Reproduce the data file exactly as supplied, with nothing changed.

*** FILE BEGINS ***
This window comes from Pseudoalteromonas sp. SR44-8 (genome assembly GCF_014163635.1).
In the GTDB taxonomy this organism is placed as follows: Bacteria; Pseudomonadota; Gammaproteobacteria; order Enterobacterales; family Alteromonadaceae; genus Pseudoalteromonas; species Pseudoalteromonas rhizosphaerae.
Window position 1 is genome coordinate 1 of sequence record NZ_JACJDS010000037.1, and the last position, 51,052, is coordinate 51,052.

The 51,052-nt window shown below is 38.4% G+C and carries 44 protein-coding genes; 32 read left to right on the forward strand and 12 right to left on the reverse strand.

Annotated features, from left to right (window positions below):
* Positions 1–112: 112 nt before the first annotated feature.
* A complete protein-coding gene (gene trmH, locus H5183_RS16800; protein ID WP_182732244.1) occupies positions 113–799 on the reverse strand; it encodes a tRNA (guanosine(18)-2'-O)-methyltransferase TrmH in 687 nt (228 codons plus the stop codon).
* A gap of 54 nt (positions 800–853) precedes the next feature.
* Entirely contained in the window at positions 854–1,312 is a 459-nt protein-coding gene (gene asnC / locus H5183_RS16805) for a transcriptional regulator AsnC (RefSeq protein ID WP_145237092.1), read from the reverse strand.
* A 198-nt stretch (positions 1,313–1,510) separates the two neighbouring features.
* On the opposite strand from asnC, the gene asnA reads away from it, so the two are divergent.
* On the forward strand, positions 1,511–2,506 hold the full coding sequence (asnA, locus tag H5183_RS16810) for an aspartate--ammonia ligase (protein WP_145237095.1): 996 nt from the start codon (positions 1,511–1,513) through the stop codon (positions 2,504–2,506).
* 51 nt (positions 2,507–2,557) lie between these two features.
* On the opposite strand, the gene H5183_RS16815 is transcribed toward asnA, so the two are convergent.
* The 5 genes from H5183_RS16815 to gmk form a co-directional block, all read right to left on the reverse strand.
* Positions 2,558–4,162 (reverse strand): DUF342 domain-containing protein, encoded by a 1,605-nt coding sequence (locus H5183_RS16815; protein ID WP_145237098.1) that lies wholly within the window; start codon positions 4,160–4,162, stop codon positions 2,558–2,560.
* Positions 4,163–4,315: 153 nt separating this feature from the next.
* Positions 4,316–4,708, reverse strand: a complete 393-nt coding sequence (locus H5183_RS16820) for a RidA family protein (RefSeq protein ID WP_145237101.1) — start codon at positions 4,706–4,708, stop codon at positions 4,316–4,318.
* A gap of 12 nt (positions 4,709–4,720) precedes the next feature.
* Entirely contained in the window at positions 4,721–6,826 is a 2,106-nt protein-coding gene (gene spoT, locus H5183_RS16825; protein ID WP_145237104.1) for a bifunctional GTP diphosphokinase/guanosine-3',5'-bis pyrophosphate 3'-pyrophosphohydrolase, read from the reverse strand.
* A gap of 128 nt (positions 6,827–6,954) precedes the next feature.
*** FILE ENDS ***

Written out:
This window comes from Pseudoalteromonas sp. SR44-8 (genome assembly GCF_014163635.1).
In the GTDB taxonomy this organism is placed as follows: Bacteria; Pseudomonadota; Gammaproteobacteria; order Enterobacterales; family Alteromonadaceae; genus Pseudoalteromonas; species Pseudoalteromonas rhizosphaerae.
Window position 1 is genome coordinate 1 of sequence record NZ_JACJDS010000037.1, and the last position, 51,052, is coordinate 51,052.

The 51,052-nt window shown below is 38.4% G+C and carries 44 protein-coding genes; 32 read left to right on the forward strand and 12 right to left on the reverse strand.

Annotated features, from left to right (window positions below):
* Positions 1–112: 112 nt before the first annotated feature.
* A complete protein-coding gene (gene trmH, locus H5183_RS16800; protein ID WP_182732244.1) occupies positions 113–799 on the reverse strand; it encodes a tRNA (guanosine(18)-2'-O)-methyltransferase TrmH in 687 nt (228 codons plus the stop codon).
* A gap of 54 nt (positions 800–853) precedes the next feature.
* Entirely contained in the window at positions 854–1,312 is a 459-nt protein-coding gene (gene asnC / locus H5183_RS16805) for a transcriptional regulator AsnC (RefSeq protein ID WP_145237092.1), read from the reverse strand.
* A 198-nt stretch (positions 1,313–1,510) separates the two neighbouring features.
* On the opposite strand from asnC, the gene asnA reads away from it, so the two are divergent.
* On the forward strand, positions 1,511–2,506 hold the full coding sequence (asnA, locus tag H5183_RS16810) for an aspartate--ammonia ligase (protein WP_145237095.1): 996 nt from the start codon (positions 1,511–1,513) through the stop codon (positions 2,504–2,506).
* 51 nt (positions 2,507–2,557) lie between these two features.
* On the opposite strand, the gene H5183_RS16815 is transcribed toward asnA, so the two are convergent.
* The 5 genes from H5183_RS16815 to gmk form a co-directional block, all read right to left on the reverse strand.
* Positions 2,558–4,162 (reverse strand): DUF342 domain-containing protein, encoded by a 1,605-nt coding sequence (locus H5183_RS16815; protein ID WP_145237098.1) that lies wholly within the window; start codon positions 4,160–4,162, stop codon positions 2,558–2,560.
* Positions 4,163–4,315: 153 nt separating this feature from the next.
* Positions 4,316–4,708, reverse strand: a complete 393-nt coding sequence (locus H5183_RS16820) for a RidA family protein (RefSeq protein ID WP_145237101.1) — start codon at positions 4,706–4,708, stop codon at positions 4,316–4,318.
* A gap of 12 nt (positions 4,709–4,720) precedes the next feature.
* Entirely contained in the window at positions 4,721–6,826 is a 2,106-nt protein-coding gene (gene spoT, locus H5183_RS16825; protein ID WP_145237104.1) for a bifunctional GTP diphosphokinase/guanosine-3',5'-bis pyrophosphate 3'-pyrophosphohydrolase, read from the reverse strand.
* A gap of 128 nt (positions 6,827–6,954) precedes the next feature.